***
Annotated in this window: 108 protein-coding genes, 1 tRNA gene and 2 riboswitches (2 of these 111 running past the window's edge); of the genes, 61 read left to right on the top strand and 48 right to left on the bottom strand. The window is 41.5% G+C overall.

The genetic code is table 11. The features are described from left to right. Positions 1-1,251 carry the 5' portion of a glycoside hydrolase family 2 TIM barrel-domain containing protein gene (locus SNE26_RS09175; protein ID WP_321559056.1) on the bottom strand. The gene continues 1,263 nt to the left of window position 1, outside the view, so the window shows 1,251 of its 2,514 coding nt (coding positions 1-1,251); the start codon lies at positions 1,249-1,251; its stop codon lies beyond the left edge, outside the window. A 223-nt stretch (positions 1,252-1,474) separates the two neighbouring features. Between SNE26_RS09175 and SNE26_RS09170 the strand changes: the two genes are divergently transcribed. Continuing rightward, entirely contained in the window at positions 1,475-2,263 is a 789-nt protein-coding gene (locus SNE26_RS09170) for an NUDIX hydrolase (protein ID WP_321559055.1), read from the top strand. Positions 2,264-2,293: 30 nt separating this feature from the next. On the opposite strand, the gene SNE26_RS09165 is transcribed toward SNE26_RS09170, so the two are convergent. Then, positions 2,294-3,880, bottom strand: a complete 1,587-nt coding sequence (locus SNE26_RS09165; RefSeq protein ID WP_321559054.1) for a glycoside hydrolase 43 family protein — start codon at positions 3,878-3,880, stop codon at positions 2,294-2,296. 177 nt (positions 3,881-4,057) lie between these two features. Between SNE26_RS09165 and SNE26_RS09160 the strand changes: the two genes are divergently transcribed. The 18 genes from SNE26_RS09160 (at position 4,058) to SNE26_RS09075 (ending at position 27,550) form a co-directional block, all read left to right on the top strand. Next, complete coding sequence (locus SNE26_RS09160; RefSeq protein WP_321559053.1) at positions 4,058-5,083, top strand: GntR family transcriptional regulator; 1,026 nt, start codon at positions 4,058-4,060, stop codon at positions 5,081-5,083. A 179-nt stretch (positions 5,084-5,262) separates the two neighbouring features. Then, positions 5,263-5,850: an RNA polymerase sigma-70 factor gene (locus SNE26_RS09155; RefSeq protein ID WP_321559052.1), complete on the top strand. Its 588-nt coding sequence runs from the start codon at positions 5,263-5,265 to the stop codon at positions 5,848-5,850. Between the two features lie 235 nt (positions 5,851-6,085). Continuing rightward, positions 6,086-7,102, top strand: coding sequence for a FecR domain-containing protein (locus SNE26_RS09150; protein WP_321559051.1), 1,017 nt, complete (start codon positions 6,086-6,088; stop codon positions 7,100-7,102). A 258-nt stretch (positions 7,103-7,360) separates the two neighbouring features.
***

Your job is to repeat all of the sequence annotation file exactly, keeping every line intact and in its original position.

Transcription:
Annotated in this window: 108 protein-coding genes, 1 tRNA gene and 2 riboswitches (2 of these 111 running past the window's edge); of the genes, 61 read left to right on the top strand and 48 right to left on the bottom strand. The window is 41.5% G+C overall.

The genetic code is table 11. The features are described from left to right. Positions 1-1,251 carry the 5' portion of a glycoside hydrolase family 2 TIM barrel-domain containing protein gene (locus SNE26_RS09175; protein ID WP_321559056.1) on the bottom strand. The gene continues 1,263 nt to the left of window position 1, outside the view, so the window shows 1,251 of its 2,514 coding nt (coding positions 1-1,251); the start codon lies at positions 1,249-1,251; its stop codon lies beyond the left edge, outside the window. A 223-nt stretch (positions 1,252-1,474) separates the two neighbouring features. Between SNE26_RS09175 and SNE26_RS09170 the strand changes: the two genes are divergently transcribed. Continuing rightward, entirely contained in the window at positions 1,475-2,263 is a 789-nt protein-coding gene (locus SNE26_RS09170) for an NUDIX hydrolase (protein ID WP_321559055.1), read from the top strand. Positions 2,264-2,293: 30 nt separating this feature from the next. On the opposite strand, the gene SNE26_RS09165 is transcribed toward SNE26_RS09170, so the two are convergent. Then, positions 2,294-3,880, bottom strand: a complete 1,587-nt coding sequence (locus SNE26_RS09165; RefSeq protein ID WP_321559054.1) for a glycoside hydrolase 43 family protein — start codon at positions 3,878-3,880, stop codon at positions 2,294-2,296. 177 nt (positions 3,881-4,057) lie between these two features. Between SNE26_RS09165 and SNE26_RS09160 the strand changes: the two genes are divergently transcribed. The 18 genes from SNE26_RS09160 (at position 4,058) to SNE26_RS09075 (ending at position 27,550) form a co-directional block, all read left to right on the top strand. Next, complete coding sequence (locus SNE26_RS09160; RefSeq protein WP_321559053.1) at positions 4,058-5,083, top strand: GntR family transcriptional regulator; 1,026 nt, start codon at positions 4,058-4,060, stop codon at positions 5,081-5,083. A 179-nt stretch (positions 5,084-5,262) separates the two neighbouring features. Then, positions 5,263-5,850: an RNA polymerase sigma-70 factor gene (locus SNE26_RS09155; RefSeq protein ID WP_321559052.1), complete on the top strand. Its 588-nt coding sequence runs from the start codon at positions 5,263-5,265 to the stop codon at positions 5,848-5,850. Between the two features lie 235 nt (positions 5,851-6,085). Continuing rightward, positions 6,086-7,102, top strand: coding sequence for a FecR domain-containing protein (locus SNE26_RS09150; protein WP_321559051.1), 1,017 nt, complete (start codon positions 6,086-6,088; stop codon positions 7,100-7,102). A 258-nt stretch (positions 7,103-7,360) separates the two neighbouring features.